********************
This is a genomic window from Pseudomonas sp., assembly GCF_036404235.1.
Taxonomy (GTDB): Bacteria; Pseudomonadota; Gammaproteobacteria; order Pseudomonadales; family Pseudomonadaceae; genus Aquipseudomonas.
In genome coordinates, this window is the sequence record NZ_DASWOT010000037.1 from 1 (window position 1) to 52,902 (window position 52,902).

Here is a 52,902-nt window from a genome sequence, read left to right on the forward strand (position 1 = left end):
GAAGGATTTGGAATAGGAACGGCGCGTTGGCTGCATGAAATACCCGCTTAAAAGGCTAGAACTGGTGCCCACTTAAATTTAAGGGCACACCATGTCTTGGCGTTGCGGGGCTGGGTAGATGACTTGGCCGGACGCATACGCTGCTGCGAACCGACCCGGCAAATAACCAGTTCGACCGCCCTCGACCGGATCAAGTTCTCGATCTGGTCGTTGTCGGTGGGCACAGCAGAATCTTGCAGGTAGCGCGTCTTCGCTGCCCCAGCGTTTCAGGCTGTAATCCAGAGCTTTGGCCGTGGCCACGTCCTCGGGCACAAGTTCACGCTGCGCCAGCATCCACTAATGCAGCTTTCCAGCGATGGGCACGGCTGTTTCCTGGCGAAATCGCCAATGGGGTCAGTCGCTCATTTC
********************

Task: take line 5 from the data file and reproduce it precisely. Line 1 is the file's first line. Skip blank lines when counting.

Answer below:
GAAGGATTTGGAATAGGAACGGCGCGTTGGCTGCATGAAATACCCGCTTAAAAGGCTAGAACTGGTGCCCACTTAAATTTAAGGGCACACCATGTCTTGGCGTTGCGGGGCTGGGTAGATGACTTGGCCGGACGCATACGCTGCTGCGAACCGACCCGGCAAATAACCAGTTCGACCGCCCTCGACCGGATCAAGTTCTCGATCTGGTCGTTGTCGGTGGGCACAGCAGAATCTTGCAGGTAGCGCGTCTTCGCTGCCCCAGCGTTTCAGGCTGTAATCCAGAGCTTTGGCCGTGGCCACGTCCTCGGGCACAAGTTCACGCTGCGCCAGCATCCACTAATGCAGCTTTCCAGCGATGGGCACGGCTGTTTCCTGGCGAAATCGCCAATGGGGTCAGTCGCTCATTTC